Contact Me Here
This form does not yet contain any fields.
    « J.O.T.A.F.O.S. | Main | Professional Re-Purpose-er »

    Clint Dharma

           The first time I ever heard the word “Dharma” was when I was thirteen. I wasn’t checking out any sort of sacred text, however. I was examining the back cover of the first album I ever bought: Agents Of Fortune, by Blue Oyster Cult. The lead guitarist, who’s work I was already in love with, thanks to B.O.C.’s hit “Don’t Fear The Reaper”, was one Donald “Buck Dharma” Roeser. Come to think of it, considering the impact that music would have on me, this was indeed sacred text.
           Sacred musical connection notwithstanding, I would later discover the Sanskrit word “Dharma” to be translated as “sacred duty”, “true nature”, “divine order”, and “life’s work”, amongst many other incomplete definitions. Digging deeper, I discovered that one’s dharma is unique to the individual. In the words of Stephen Cope, from his book The Great Work Of Your Life; “We might say that every person’s dharma is like an internal fingerprint. It is the subtle interior blueprint of a soul.”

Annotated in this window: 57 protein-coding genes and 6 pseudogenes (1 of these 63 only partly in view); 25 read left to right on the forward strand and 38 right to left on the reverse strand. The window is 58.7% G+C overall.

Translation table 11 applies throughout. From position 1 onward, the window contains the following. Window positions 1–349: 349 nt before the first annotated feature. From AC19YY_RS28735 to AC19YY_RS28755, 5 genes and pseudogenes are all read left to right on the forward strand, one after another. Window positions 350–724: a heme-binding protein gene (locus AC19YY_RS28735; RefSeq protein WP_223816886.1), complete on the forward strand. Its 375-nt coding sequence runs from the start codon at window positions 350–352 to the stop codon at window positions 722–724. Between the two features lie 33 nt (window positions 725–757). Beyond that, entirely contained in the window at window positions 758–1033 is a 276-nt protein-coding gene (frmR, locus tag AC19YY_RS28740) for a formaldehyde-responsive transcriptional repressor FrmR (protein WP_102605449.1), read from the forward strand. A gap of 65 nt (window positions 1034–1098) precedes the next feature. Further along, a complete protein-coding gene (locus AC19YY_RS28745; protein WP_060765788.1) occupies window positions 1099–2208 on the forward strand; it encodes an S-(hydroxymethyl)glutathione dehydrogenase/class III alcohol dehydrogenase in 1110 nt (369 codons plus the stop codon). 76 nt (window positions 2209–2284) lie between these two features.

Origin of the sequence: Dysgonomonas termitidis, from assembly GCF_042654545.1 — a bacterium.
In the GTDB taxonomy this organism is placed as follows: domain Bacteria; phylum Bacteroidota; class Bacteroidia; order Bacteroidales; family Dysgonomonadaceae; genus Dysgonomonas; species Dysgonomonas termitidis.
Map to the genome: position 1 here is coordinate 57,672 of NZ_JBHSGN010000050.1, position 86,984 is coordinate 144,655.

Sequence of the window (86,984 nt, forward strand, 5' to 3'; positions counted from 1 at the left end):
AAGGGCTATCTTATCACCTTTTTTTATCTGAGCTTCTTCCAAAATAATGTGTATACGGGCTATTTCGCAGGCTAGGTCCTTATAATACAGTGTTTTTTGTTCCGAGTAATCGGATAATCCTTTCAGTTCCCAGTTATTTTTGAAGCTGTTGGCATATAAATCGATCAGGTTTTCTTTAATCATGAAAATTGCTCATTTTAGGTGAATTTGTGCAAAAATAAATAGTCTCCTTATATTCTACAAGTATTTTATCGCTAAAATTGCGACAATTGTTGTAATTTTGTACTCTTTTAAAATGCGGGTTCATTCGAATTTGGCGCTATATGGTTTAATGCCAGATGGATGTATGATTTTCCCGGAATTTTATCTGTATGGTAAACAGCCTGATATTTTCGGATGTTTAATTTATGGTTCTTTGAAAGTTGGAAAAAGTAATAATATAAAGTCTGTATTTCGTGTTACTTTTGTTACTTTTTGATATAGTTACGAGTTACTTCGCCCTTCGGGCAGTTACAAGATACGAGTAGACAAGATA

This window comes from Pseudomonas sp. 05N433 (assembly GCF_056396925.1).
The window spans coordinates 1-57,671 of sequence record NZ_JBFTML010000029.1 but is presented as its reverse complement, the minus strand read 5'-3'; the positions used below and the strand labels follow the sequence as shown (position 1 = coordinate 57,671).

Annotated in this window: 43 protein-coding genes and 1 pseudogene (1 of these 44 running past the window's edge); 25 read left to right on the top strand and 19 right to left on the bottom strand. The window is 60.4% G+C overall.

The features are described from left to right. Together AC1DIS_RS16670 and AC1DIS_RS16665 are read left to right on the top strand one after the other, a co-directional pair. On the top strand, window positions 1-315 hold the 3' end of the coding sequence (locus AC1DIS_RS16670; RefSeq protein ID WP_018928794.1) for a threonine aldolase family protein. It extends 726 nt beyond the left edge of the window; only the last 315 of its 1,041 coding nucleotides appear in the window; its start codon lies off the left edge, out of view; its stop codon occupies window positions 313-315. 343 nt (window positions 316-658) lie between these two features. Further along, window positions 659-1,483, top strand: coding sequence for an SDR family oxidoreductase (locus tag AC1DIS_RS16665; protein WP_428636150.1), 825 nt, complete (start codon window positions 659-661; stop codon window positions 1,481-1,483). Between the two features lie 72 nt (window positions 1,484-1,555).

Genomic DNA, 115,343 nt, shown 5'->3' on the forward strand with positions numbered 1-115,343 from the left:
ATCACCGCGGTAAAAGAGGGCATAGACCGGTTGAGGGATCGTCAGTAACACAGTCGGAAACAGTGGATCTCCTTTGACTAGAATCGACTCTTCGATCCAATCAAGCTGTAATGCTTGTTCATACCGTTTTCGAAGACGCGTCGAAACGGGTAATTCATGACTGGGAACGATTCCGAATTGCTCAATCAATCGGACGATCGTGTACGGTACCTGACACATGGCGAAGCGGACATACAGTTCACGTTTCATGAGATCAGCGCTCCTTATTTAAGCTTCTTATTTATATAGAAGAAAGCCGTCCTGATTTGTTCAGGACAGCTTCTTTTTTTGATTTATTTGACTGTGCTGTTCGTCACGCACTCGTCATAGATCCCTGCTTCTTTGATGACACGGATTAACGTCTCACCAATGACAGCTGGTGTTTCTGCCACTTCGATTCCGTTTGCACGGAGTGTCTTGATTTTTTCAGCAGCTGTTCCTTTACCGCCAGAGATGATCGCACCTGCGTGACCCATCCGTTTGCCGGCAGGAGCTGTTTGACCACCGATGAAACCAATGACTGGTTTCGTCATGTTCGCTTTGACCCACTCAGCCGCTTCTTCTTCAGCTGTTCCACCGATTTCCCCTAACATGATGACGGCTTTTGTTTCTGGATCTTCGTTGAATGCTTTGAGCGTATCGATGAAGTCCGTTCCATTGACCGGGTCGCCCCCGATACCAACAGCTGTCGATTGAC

So my dharma is unique to me, and is in fact a function of that which makes me unique, that which makes me, ME. And, I can only be that which I am. According to the concept of dharma, I can not really be anybody I want to be. Although the possibilities are wilder and broader and more incredible than I can imagine, it is not, as some self-help literature suggests, a complete tabula rasa.
            I can not be somebody else, or somebody else’s dharma. To be somebody you are not, to live the dharma of another, to be what you think you should be instead of who you truly are, is to live a life of misery and unfulfillment. So the question really becomes; “Who The Hell Are You and Why Are You Here?”.
           Follow me as I delve deeper into my own very personal and intimate experience with these sacred questions.

    ©2013 Clint Piatelli, MuscleHeart, and Red F Publishing. All rights reserved.


    Reader Comments

    There are no comments for this journal entry. To create a new comment, use the form below.

    PostPost a New Comment

    Enter your information below to add a new comment.

    My response is on my own website »
    Author Email (optional):
    Author URL (optional):
    Some HTML allowed: <a href="" title=""> <abbr title=""> <acronym title=""> <b> <blockquote cite=""> <code> <em> <i> <strike> <strong>